What you don't know about muni bonds could hurt you

When you hear the term "municipal bonds," what comes to mind? If you are like most people, you'll think, "safe."

That's exactly what two particular investors believed. After years of working and saving, this couple took more than $2 million in hard-earned savings to a national bank and requested that their funds be invested in "safe" bonds. They were put into a variety of municipal issues and funds and thought they were set for a comfortable ride in their golden years.

General obligation bonds are paid from "ad valorem" property taxes. When bonds are issued for improvements, property taxes can be raised to cover the debt payments.
Susana Gonzalez | Bloomberg | Getty Images
General obligation bonds are paid from "ad valorem" property taxes. When bonds are issued for improvements, property taxes can be raised to cover the debt payments.

Then the financial crisis hit. The couple's portfolio bottomed to about $1 million. It turns out their municipal bonds weren't so safe, after all, and what they didn't know about municipal bonds really hurt them.

To avoid a similar mistake, it's important to be aware of some key factors. First, when you invest in a municipal bond, your primary concern should be the issuer's ability to meet its financial obligations.

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Understanding the muni sectors is key. States, counties and other local governments or their agencies issue municipal bonds. Like all bonds, "munis" are loans for a specified period of time that pay interest along the way. At the end of the loan period, if all goes well, you will get your principal back. But where do the funds come from to pay back that principal? Broadly speaking, municipal bonds come in two flavors: revenue and general obligation.

Revenue bonds are issues backed by a specific stream of revenue. They come in many shapes and sizes but can be separated into two main categories: essential purpose and non-essential service.

"To be truly 'safe,' even among similarly rated municipal bonds, keep a close eye on the funded status of pension obligations and also consider the size of the municipality."

Essential purpose revenue bonds are issued for projects that have a very steady and predictable income stream, such as water and sewer systems. Non-essential service revenue bonds are issued for projects that have a much less predictable income stream. These include a wide variety of projects, from new golf courses to hospitals.

With general obligation bonds, a governing entity provides a full-faith and credit pledge to bondholders. This means a municipality pledges any legally available funds and taxing power for debt service payments. Typically, general obligation bonds are paid from "ad valorem" property taxes. A classic example involves bonds issued for improvements to a local school district. A local government can raise property taxes if it needs to increase revenue to cover debt payments.

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It's also important to know that corporate or municipal bonds are "rated" by rating agencies. As with grades in school, bonds rated with the letter "A" are considered better quality than those rated with the letter "B." But, just as two teachers may have differing standards for what constitutes an "A," so, too, do the rating agencies.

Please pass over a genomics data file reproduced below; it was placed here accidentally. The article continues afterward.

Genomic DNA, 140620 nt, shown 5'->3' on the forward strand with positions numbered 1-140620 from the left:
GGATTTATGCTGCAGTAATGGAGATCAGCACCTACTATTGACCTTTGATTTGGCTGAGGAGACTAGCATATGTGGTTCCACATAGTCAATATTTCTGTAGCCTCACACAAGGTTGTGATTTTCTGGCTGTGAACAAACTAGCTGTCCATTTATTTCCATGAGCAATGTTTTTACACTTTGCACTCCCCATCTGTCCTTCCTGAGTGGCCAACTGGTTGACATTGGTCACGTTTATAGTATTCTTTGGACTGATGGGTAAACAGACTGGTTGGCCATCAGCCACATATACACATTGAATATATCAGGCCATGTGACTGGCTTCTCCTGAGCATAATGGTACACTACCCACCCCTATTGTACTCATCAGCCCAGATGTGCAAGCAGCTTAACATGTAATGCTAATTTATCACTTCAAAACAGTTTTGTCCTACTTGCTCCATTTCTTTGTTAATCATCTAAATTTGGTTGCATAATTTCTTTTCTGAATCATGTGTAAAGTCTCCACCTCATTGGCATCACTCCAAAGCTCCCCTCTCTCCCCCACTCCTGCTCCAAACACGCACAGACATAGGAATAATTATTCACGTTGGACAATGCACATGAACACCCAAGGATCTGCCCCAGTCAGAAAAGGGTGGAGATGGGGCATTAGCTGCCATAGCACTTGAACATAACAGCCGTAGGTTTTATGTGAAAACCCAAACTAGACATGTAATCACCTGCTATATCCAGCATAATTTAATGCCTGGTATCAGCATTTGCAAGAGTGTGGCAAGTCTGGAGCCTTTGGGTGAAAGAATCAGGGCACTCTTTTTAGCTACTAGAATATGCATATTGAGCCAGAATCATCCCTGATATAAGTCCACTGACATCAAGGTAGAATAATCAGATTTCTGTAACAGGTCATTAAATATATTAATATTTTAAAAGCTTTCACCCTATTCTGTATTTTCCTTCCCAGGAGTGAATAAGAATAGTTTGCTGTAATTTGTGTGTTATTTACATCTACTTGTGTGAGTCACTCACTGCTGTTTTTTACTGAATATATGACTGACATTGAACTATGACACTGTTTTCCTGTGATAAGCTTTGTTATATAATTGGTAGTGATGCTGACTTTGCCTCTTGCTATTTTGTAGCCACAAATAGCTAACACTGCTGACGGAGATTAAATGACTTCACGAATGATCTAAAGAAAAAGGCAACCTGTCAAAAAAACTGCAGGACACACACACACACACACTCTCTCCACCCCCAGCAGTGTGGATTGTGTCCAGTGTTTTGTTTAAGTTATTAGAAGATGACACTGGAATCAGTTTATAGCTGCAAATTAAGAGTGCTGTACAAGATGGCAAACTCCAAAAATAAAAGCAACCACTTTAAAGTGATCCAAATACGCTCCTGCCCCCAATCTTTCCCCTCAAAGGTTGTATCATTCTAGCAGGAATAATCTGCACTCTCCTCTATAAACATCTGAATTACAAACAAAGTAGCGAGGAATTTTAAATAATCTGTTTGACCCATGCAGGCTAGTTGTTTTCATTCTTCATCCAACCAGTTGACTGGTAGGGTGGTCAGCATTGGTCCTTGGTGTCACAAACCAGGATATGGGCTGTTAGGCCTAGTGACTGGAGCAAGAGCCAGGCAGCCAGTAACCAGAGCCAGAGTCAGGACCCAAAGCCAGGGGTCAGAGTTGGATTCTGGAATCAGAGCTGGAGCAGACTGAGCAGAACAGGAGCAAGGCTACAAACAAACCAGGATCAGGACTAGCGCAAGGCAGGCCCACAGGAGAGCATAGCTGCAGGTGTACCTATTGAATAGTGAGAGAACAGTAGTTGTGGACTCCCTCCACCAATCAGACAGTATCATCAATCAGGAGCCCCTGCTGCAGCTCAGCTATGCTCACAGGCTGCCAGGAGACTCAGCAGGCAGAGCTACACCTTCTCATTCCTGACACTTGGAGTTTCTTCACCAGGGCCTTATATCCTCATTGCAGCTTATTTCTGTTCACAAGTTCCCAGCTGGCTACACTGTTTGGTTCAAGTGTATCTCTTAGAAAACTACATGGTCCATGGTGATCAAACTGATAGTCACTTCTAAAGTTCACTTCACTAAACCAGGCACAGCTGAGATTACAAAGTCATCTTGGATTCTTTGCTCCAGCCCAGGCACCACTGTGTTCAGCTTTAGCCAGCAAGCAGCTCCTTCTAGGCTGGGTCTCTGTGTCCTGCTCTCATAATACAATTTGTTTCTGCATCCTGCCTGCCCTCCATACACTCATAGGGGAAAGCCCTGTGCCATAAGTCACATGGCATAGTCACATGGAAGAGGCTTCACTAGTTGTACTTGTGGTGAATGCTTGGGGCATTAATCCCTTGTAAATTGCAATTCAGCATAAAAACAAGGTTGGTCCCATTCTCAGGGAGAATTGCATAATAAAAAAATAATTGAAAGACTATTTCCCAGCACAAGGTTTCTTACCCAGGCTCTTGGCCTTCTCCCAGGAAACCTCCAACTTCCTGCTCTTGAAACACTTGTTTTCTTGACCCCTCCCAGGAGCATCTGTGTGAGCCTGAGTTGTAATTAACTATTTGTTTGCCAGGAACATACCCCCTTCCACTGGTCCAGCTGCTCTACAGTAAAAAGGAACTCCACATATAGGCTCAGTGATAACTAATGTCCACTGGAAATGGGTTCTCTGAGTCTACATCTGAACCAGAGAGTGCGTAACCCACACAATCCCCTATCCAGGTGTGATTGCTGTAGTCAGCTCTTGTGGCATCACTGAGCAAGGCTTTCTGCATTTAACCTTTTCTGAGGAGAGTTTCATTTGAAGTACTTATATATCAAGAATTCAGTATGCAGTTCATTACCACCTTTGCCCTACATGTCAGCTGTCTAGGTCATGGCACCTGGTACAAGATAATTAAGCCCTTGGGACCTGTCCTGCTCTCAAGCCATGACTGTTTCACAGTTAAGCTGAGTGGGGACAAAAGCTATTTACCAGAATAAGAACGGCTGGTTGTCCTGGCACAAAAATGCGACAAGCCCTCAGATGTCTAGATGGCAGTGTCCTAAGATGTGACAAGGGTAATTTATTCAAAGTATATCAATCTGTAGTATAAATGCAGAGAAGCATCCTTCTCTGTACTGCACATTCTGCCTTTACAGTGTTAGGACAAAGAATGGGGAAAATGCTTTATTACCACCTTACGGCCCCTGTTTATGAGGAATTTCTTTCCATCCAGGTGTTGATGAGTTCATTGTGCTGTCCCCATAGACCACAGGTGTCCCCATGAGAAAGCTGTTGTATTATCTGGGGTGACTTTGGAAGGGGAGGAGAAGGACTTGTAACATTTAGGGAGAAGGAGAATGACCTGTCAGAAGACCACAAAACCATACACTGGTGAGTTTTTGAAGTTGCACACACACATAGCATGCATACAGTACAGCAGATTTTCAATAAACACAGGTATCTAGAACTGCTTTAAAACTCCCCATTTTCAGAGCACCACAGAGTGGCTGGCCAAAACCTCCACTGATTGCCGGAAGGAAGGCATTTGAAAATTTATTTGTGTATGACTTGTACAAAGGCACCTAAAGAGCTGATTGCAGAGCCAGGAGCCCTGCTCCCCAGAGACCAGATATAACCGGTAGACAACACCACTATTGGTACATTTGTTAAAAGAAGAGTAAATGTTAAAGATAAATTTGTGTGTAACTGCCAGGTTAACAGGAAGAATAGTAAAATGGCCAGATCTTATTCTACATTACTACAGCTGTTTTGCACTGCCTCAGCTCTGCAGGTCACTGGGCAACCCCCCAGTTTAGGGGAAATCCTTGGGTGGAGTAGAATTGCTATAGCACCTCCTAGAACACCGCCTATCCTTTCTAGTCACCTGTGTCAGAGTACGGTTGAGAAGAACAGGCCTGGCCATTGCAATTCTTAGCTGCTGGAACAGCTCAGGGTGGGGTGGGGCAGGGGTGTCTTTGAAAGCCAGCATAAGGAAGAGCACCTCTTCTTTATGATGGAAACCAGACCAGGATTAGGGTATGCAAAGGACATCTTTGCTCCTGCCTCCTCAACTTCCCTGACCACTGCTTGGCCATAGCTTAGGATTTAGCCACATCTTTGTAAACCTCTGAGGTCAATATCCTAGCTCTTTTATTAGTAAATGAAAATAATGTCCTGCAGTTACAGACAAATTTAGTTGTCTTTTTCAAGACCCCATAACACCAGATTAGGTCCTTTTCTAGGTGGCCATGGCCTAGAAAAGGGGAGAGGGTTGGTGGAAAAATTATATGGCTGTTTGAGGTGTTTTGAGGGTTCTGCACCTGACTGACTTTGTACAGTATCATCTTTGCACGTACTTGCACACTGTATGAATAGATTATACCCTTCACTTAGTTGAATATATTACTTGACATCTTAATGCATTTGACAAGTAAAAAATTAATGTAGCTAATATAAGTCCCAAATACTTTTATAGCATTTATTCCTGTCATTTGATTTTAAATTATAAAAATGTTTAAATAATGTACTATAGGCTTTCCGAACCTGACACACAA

For example, the state of Connecticut is currently AA-rated. But the ratio of state pension liabilities to revenue is much higher than it is for other states with similar ratings. Additionally, smaller municipalities may find it more difficult than larger ones to make up revenue short-falls.

To be truly "safe," even among similarly rated municipal bonds, keep a close eye on the funded status of pension obligations and also consider the size of the municipality.

Do you understand markups and liquidity? People have told me their advisor is managing their bond portfolio for "free." However, the first lesson in economics is that there is no free lunch (except perhaps for diversification), and this is true for your bond portfolio, as well.

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On the corporate side of the bond market, issues trade frequently enough that it's harder to find meaningful markups. On the municipal side, markups (a premium a purchaser pays above the price at which a middleman acquired the issue from a seller) can easily be in the 1 percent to 3 percent range.

This means that the institution selling you the bond is pocketing what essentially amounts to a 1 percent to 3 percent fee on your bond. You have to actually look for these charges, because the markup is built into the price and shows up as a lower yield.

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Unlike equity markets, pricing in the bond market is much more subjective. Let's suppose you have an issue with a solid credit rating but you need to sell it on a low-volume day, such as the day before a holiday. You may have a great issue on your hands, but if trading is light, you may pay a steep penalty for liquidity.

If you have existing individual municipal bonds in your portfolio, ask your advisor to do a markup analysis to discover what you paid for them. Deal with liquidity concerns by implementing a well-thought-out financial plan that allows you to fully benefit from a laddered strategy. That way, you won't have to tap into an issue unexpectedly.

If your goal in owning municipal bonds is lower volatility and capital preservation, considering these three factors will help you increase your portfolio's level of safety.

—By Manisha Thakor, director of Wealth Strategies for Women at Buckingham and The BAM Alliance